Kids have difficulty writing down tasks and making to-do lists, especially at school. It is important that I follow-up with him after school to make sure he understands all of his assignments, remind him he has homework and draw clear boundaries as well as prioritize homework over video games and other fun activities.

After he gets home from school, I ask my son to take out his assignment book. I go through each assignment, making sure he knows what he needs to do, access notes he took during class, etc. Although I can’t be with him at school, I can follow-up with him at home, which is a big help to him after he has left the classroom.

8. Break down tasks

Due to his ADHD, my son’s recall is terrible. If I give him three tasks, then ask him to repeat them, he can’t tell me what the third (and sometimes even the second) task is. I must break down tasks in sizeable chunks so he can manage them effectively. If he has a book report due, we work together creating self-imposed deadlines as to which task is due on what day. He will read the books on Monday, research on Tuesday and have a rough draft written by Thursday or Friday before the assignment is due. It is important to help them start early, otherwise they will be stuck at the kitchen table the night before making up for lost time.

This not only helps them meet deadlines but also helps them to break down overwhelming tasks with smaller deadlines. This skill will carry with them as they grow into adults, where the overwhelming weight of work, bills and family will become easily too much to handle. By showing them they have the ability to break things down, they can turn into any problem into a manageable one with proper solutions.

9. Encourage patience

My son hates to wait. In fact, the thought of being bored terrifies him. Therefore, I need to create ways for him to engage his mind without being bored. For example, he is highly creative. When he is bored at school and lacks proper note taking skills, I encourage him to take notes in a different way. He can draw the notes, meaning he can draw a picture in the margins of the paper to help him comprehend what he is learning, or he can draw in lieu of taking notes. When he gets home, I ask him questions about his drawings and see if he has truly learned the concepts. More times than not, he recalls much more when he has interacted with it in a creative way than when he simply hears the notes or sees them and writes them down.

This is a great strategy to adopt in any classroom whether a child struggles with ADHD or not. Kids that interact by doing not only comprehend more material, but they can recall it days after they received the information. Teachers can utilize this at any age. Just because a child is encouraged to color and draw in kindergarten doesn’t mean they can’t carry that strategy with them as they go throughout the school years.

10. Promote exercise

The H in ADHD stands for hyperactivity. This means kids have trouble sitting still within the traditional classroom setting for six or more hours. Although every kid needs to exercise every day for optimal health, ADHD kids need even more. Establish an exercise regimen from when kids are young. Encourage family walks a few times a week and push yourself (and perhaps a spouse as well) to go out and play.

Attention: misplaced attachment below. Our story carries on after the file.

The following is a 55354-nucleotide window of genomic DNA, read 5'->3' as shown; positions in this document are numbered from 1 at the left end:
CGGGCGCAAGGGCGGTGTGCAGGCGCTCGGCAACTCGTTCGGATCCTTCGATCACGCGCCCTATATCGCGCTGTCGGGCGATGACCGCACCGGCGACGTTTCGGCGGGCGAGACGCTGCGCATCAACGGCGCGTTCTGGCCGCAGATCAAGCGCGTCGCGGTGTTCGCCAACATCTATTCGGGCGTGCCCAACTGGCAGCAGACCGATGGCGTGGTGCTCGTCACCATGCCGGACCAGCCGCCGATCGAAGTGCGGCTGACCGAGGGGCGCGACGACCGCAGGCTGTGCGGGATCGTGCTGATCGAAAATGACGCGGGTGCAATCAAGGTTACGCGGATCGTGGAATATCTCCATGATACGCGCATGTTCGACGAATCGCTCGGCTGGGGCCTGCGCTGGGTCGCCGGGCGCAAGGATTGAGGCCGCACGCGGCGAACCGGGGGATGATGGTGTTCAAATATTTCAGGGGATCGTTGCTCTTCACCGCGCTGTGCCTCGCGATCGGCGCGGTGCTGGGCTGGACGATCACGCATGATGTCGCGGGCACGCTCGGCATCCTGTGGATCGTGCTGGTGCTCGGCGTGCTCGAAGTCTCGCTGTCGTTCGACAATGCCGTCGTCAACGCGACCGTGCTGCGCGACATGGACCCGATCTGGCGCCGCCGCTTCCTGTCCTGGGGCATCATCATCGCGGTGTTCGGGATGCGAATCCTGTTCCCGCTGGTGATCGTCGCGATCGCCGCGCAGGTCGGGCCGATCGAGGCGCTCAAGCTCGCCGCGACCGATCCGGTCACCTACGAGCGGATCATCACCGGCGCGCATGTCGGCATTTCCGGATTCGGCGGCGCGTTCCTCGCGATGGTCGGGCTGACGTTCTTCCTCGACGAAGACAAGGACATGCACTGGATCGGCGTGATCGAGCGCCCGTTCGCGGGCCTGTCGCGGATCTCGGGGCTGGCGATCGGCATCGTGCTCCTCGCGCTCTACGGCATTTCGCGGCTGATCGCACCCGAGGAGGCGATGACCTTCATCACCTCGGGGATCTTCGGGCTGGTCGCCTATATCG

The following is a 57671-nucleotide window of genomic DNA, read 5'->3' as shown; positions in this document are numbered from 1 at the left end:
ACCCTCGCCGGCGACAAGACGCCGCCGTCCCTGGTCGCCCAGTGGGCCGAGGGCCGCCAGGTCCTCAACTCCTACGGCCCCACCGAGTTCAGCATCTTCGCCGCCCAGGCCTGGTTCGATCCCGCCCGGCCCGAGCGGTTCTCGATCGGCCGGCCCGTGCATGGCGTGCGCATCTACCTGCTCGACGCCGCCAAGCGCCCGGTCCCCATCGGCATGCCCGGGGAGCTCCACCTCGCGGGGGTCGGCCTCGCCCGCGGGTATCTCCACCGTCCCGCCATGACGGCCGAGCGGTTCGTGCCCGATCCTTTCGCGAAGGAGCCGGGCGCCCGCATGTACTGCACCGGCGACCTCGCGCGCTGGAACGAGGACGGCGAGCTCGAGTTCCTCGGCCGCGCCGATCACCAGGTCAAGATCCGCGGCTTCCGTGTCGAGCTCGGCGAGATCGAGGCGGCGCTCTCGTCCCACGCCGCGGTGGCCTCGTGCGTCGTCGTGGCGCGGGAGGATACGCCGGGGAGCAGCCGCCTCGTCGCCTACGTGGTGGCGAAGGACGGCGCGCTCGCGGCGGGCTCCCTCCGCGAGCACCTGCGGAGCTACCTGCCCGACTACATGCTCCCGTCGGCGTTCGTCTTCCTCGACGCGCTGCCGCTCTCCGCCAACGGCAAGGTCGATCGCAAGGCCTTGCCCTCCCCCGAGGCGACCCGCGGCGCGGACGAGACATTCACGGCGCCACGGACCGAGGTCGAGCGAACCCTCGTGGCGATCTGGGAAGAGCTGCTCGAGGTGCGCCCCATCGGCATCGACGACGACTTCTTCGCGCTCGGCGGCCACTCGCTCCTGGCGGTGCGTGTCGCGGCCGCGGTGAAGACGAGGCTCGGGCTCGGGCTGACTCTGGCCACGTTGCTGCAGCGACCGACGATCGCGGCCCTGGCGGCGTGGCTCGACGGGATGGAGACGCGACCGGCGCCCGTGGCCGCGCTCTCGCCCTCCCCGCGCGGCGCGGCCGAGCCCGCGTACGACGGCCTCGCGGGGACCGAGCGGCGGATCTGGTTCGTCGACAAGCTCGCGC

Toss a football, help work on your kids’ baseball swing, anything that encourages bonding between parent and child. Kids are young for only a little while. Exercising promotes healthy and happy memories for you to remember when the kids are older, and your kids will remember those times as a happy childhood, who will want to continue exercising as an adult. 

Having a child with ADHD can be difficult, but it doesn’t have to be. No matter whether you implement the above suggestions or not, the best thing you can do is handle your child’s diagnosis with grace. Having ADHD is not easy and can cause your child to have self-esteem issues. 

The best way to arm yourself against that is to reiterate God’s love for them. The more you do this, the better our child can view their diagnosis not as a problem—but as an opportunity to see themselves as uniquely created by God. By doing this, you are not just teaching coping skills—you are equipping them success for life, both professionally and spiritually. 

Michelle S. Lazurek is an award-winning author, speaker, pastor's wife and mother. Winner of the Golden Scroll Children's Book of the Year and the Enduring Light Silver Medal, she is a member of the Christian Author's Network and the Advanced Writers and Speakers Association. Her first book with Leafwood Publishers, An Invitation to the Table, came out September 2016. She also teaches at various writers' workshops, such as the Montrose Christian Writers conference. She and her husband live in Coudersport, Pennsylvania, with their two children, Caleb and Leah. For more information, please visit her website at